I never need to reach for anything else. Even better it takes care of switching kit on and off and selecting inputs for whatever activity I want.
Wanna play a game? It switches on the PS3, the TV and the amp then sets the amp to 'DVD Input'.
Stop playing games and want music? It switches off the PS3, switches on the Logitech Touch and sets the amp to 'CD Player'.
The older version (Sky/Sky+) is very good. Admittedly that's because there's limited functionality so not much scope for complications.
The newer Sky HD one, not so much. It's klunky and makes poor use of screen real-estate. It's pretty mad that an HD EPG requires two windows to show the same programme information that the SD version can show in just one..and yet it still obscures more of the screen. It also has other questionable design choices like no volume control, no contrast and a picture-in-guide which although it can be hidden will continue to play the audio track.
You can even program macro's to get to those functions you sometimes need but take 2 or 3 button presses with just 1 click :-)
For a cheap remote I love mine, <Joke>of course the wife hates it and doesnt know how to use it properly, to be fair she doesnt get to use it that much :-) </Joke>
Simplicity? Yes please
I would buy one if it did "the internets" as well as Freeview HD and the Apple stuff.
Except they don't have proper telly in the US, so it will probably need another box to work in the UK - so will stick to my 2nd gen AppleTV thanks. Shame really as the kids can't figure out how to switch any of my kit on yet. Luckily.
Apple TV2 is very good when compared to a bare TV ...
I think I'd rather see an Apple TV version 3 box to plug in to an HDMI TV rather than a full Apple TV set.
An Apple TV 3 would be great if it had the following additions ...
+ Bluetooth for optional keyboard to make it easy to enter search and login account text.
+ Dual tuners with the option for more tuners via USB/Thunderbolt
+ Freeview/Freesat HD tuners for the UK .. others tuners for around the world
+ Optional use of NAS drives / iTunes for storing recorded programmes - to keep content owners happy this could be done using iPlayer/4OD/etc style expiry dates.
I can see Apple going for the bluetooth keyboard option but the rest just does not gel with their current view of content ownership and streaming.
An unlikely wishlist
Apple kit is there to sell more Apple kit and services i.e. you won't be getting tuners etc. They want you to buy from their media store and watch on your TV, that is the sole purpose of the box.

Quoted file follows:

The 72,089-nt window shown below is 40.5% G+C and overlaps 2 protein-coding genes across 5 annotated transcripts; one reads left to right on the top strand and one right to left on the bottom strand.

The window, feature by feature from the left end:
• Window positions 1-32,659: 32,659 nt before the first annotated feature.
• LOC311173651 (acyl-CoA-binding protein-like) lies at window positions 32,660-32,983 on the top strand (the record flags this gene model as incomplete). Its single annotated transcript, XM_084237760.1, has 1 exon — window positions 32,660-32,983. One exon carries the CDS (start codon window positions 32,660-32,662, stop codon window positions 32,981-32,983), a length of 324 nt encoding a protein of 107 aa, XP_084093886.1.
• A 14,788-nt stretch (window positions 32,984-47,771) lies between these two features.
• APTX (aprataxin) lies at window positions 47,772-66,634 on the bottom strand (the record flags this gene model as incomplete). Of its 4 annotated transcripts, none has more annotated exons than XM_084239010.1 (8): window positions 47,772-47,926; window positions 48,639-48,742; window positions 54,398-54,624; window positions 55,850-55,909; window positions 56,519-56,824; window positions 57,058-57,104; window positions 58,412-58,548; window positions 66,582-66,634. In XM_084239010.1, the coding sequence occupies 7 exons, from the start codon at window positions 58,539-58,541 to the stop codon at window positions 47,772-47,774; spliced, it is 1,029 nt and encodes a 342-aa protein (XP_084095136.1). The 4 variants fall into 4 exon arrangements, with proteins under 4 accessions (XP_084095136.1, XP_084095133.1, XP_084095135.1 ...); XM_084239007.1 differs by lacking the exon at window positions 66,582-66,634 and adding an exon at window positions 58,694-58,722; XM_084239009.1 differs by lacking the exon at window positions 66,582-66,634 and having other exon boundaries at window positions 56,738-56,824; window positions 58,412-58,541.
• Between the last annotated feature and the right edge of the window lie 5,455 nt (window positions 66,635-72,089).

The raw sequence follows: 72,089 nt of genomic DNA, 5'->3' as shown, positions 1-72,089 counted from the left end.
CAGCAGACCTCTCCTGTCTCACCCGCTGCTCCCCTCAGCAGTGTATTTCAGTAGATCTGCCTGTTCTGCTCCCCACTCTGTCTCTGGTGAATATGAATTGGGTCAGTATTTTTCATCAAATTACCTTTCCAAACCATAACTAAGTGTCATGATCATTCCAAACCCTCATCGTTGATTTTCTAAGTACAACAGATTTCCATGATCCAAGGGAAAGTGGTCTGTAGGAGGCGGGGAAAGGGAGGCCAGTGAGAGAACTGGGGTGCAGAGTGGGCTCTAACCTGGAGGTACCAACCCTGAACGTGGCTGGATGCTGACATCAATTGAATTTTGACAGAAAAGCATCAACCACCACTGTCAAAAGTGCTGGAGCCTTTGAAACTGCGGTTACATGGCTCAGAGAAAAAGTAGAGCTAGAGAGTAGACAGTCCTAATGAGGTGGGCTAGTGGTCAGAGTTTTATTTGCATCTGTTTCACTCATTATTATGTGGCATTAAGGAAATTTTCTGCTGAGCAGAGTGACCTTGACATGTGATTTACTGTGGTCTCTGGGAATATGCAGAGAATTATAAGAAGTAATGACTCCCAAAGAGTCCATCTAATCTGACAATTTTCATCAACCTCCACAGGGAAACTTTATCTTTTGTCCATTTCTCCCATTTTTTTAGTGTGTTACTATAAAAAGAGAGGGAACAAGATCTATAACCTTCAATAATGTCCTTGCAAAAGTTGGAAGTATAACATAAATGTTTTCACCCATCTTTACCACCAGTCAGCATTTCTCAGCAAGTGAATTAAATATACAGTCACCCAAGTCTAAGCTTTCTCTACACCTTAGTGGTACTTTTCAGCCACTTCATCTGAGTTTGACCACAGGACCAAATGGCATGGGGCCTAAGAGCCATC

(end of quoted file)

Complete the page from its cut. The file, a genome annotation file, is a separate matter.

I'm NO expert
But when you talk about Apple cutting deals for TV content, well I'd imagine that might go a lot easier this time around (the first being them trying to get the labels onboard with iTunes) due to the sheer size of the userbase, the ubiquity of the "iSomething" platform, the seriously deep pockets that Apple now has, and the dollar signs the content providers can probably see from all that...?
Well an Apple TV may sound like a crazy idea, but...
"For God's sake, go down to reception and get rid of a lunatic who's down there. He says he's got a machine for seeing by wireless. Watch him, he may have a razor on him." - Daily Express News Editor to a junior.
The "lunatic" was John Logie Baird.
John Logie Baird worked for crApple then we would all be watching valve powered 12" black and white screens because crApple would have sued anyone who tried to improve it.
And John Logie Baird was looney, he didn't patent TV and sue everone else who made one.
Someone's going to sort out the 'lounge computer'
The integration of video, audio, TV, games, computing, intarwebs, applications, and a whole host of other things must eventually happen. It's like it's 2007 all over again -- you remember those dark days before the iPhone changed the mobile space forever.
The existing systems are OK, but definitely not great - in a similar way as smartphones were pre-iPhone. Currently you need lots of different systems each with different look & feel and functionality, not to mention loads of remote controls.
Someone's going to end up owning this space and Apple's pretty well positioned to be the one.
Not sure I want an Apple telly though. I'd rather something of the size of a Mini-Mac with tuners, discs, cd/dvd/bluray player, networking, peripherals, etc.
Except for the lack of tuners, you just described my PS3. It's been the media player at home for years. Oh, and you can buy an official BT remote for it, which has all the options needed for most things. Now if they could only add a tuner, it'd be perfect!
Great. Now you've done it. Now Apple is going to have to sue Sony and have the PS3 removed from the market.
Having seen the variety of UIs on current generation Freesat and Freeview devices, and being very much unimpressed with them, perhaps someone needs to sit and back take a look at the overall experience. I'm just not quite sure the Apple way is the way here.
But I'd pay good money for a device that let me choose what to watch, when, with integrated DVD/BR, and be able to let me select alternative content providers (e.g. Xbox, PC/other HDMI source) and wrap it up in a great interface. Yes, I know I can sort of achieve that by buying one of those all-in-one remotes but they're not often that great, and frankly it's a kludge solution. Far better to have a proper integrated solution, I think.
All I want is to control my tv with my phone. It'd be a million times better to look at the guide on the phone while the programme you're watching carries on going on the big screen...
It's not an original idea...